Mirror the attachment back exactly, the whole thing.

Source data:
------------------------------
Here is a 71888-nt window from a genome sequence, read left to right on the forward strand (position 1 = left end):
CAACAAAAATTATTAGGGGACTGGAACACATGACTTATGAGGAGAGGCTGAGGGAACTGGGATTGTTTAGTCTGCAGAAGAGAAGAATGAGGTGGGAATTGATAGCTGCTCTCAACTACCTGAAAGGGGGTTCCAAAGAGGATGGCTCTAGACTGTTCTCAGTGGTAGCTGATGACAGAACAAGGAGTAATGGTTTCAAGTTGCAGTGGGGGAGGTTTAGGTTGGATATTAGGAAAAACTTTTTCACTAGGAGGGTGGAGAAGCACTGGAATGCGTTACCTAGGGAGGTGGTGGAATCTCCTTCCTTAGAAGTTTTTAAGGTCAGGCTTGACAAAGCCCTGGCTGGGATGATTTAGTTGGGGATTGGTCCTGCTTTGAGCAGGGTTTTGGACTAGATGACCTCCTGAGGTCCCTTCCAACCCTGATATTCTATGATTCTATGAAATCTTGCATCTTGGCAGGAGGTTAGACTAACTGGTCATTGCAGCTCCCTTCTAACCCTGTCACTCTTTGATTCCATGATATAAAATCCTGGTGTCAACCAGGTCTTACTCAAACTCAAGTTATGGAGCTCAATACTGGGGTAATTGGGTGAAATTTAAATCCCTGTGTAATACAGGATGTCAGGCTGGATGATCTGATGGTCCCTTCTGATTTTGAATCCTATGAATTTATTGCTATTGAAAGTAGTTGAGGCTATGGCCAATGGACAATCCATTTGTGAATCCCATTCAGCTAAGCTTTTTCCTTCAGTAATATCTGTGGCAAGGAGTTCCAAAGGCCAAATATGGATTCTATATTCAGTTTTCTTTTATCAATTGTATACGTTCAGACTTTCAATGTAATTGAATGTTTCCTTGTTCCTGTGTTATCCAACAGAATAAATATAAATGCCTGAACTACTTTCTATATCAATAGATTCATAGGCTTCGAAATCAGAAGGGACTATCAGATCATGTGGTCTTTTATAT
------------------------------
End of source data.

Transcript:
Here is a 71888-nt window from a genome sequence, read left to right on the forward strand (position 1 = left end):
CAACAAAAATTATTAGGGGACTGGAACACATGACTTATGAGGAGAGGCTGAGGGAACTGGGATTGTTTAGTCTGCAGAAGAGAAGAATGAGGTGGGAATTGATAGCTGCTCTCAACTACCTGAAAGGGGGTTCCAAAGAGGATGGCTCTAGACTGTTCTCAGTGGTAGCTGATGACAGAACAAGGAGTAATGGTTTCAAGTTGCAGTGGGGGAGGTTTAGGTTGGATATTAGGAAAAACTTTTTCACTAGGAGGGTGGAGAAGCACTGGAATGCGTTACCTAGGGAGGTGGTGGAATCTCCTTCCTTAGAAGTTTTTAAGGTCAGGCTTGACAAAGCCCTGGCTGGGATGATTTAGTTGGGGATTGGTCCTGCTTTGAGCAGGGTTTTGGACTAGATGACCTCCTGAGGTCCCTTCCAACCCTGATATTCTATGATTCTATGAAATCTTGCATCTTGGCAGGAGGTTAGACTAACTGGTCATTGCAGCTCCCTTCTAACCCTGTCACTCTTTGATTCCATGATATAAAATCCTGGTGTCAACCAGGTCTTACTCAAACTCAAGTTATGGAGCTCAATACTGGGGTAATTGGGTGAAATTTAAATCCCTGTGTAATACAGGATGTCAGGCTGGATGATCTGATGGTCCCTTCTGATTTTGAATCCTATGAATTTATTGCTATTGAAAGTAGTTGAGGCTATGGCCAATGGACAATCCATTTGTGAATCCCATTCAGCTAAGCTTTTTCCTTCAGTAATATCTGTGGCAAGGAGTTCCAAAGGCCAAATATGGATTCTATATTCAGTTTTCTTTTATCAATTGTATACGTTCAGACTTTCAATGTAATTGAATGTTTCCTTGTTCCTGTGTTATCCAACAGAATAAATATAAATGCCTGAACTACTTTCTATATCAATAGATTCATAGGCTTCGAAATCAGAAGGGACTATCAGATCATGTGGTCTTTTATAT